Thank you for your answer Tidge. Regarding option 1, would you not consider training as Information for Safety and as such not suitable to decrease the occurrence probability (3-->2)? The new 14971 clearly states that "Training to users can be an important aspect of delivering information for safety", so I am reluctant to use this control measure to decrease risk index values.
 

Tidge

Trusted Information Resource
#4
I wouldn't necessarily consider training to be an IFS risk control, unless the manufacturer of record controls all aspects of training (materials, trainer certifications, student assessments, etc.) and somehow guarantees that only trained and competent users are the ones using the device. It is rare that a manufacturer takes such a complete ownership of the training for a medical device in this manner.

I want to contrast this with the situation in which the device manufacturer has formally identified a specific class of users with particular training specifically applicable to the given device. The identification of user classes happens early in risk assessments and could impact the (initial) ratings of certain risks, but their specific training still would not be IFS. Most likely this would be in the "P2" rating (probability that a hazardous situation leads to a harm), but YMMV. If this pre-assessment factor is keeping risks acceptable, the medical device manufacturer has some obligation to ensure that only such formally trained users access the device, otherwise there will be a need to consider the class of untrained users and we will be back where we started.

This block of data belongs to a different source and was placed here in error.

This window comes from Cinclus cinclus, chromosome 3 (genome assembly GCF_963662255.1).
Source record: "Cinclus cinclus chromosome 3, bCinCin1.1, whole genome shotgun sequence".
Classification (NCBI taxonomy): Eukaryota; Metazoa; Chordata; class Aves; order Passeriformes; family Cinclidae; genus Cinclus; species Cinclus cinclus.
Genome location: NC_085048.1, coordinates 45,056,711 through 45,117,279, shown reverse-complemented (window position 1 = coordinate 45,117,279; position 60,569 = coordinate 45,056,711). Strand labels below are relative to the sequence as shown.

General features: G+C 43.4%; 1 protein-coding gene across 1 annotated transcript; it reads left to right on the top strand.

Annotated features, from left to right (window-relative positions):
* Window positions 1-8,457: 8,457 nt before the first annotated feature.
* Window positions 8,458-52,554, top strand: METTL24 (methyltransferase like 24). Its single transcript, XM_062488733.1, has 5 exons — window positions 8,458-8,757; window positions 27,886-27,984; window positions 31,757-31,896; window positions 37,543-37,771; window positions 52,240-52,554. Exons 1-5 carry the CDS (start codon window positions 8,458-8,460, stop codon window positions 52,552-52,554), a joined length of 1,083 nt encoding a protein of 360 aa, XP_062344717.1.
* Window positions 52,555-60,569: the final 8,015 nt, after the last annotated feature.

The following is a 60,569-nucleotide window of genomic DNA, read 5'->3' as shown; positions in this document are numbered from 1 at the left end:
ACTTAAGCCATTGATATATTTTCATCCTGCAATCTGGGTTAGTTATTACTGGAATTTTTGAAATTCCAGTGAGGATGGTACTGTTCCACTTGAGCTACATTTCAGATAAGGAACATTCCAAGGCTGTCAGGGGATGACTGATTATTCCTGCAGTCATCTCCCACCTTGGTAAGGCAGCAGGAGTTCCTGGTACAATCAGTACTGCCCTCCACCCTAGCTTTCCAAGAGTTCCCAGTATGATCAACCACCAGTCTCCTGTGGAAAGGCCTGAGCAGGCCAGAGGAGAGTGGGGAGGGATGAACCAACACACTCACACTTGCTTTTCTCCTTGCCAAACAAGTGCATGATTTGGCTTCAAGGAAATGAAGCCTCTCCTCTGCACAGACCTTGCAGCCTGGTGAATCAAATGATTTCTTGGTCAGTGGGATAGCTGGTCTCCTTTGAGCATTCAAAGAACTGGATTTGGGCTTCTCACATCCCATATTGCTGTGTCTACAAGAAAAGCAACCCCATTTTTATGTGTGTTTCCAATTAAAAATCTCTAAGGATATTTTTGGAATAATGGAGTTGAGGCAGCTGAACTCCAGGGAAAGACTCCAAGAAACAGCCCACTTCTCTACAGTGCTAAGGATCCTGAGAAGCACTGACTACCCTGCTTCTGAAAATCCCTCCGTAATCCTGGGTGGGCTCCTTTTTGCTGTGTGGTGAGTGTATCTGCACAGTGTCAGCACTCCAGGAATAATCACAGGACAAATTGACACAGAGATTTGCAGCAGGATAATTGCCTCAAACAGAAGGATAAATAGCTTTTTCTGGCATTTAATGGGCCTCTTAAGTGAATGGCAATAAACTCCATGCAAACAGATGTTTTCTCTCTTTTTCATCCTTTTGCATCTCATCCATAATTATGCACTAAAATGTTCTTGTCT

I wouldn't use IFS to reduce the assessed value of risk, but I do account for IFS when performing risk benefit analyses.

I'm a little old school, with a hopefully solid bit of new school: The IFS is obligated to disclose risks that the manufacturer has (in the absence of a positive-outcome RBA) determined would otherwise be unacceptable, but it also can contain specific information that (when adhered to) contributes to the continued safe use of the device. An example of the former might be disclosing the potential allergy-sensitive materials in an implantable device where there is no alternate but to use such materials. An example of the latter might be listing cleaning products that are not to be used on a device because they could compromise one or more aspects of the device. In neither case would the manufacturer have fully 'designed away' certain specific risks, but in each case IFS can contribute to an improved RBA leading to acceptability.
 

Ronen E

Problem Solver
Moderator
#5
I think that in this case the training discussed is not "normal" training provided to users.
In this case the "product" is a service. The training discussed is part of "manufacturing the product" (the service), because it's not provided to users of the service (e.g. surgeons), but to employees providing/enabling/creating the service (service engineers).

Please also don't mix provision of information for safety with disclosure of residual risks. They are not exactly in the same regulatory status.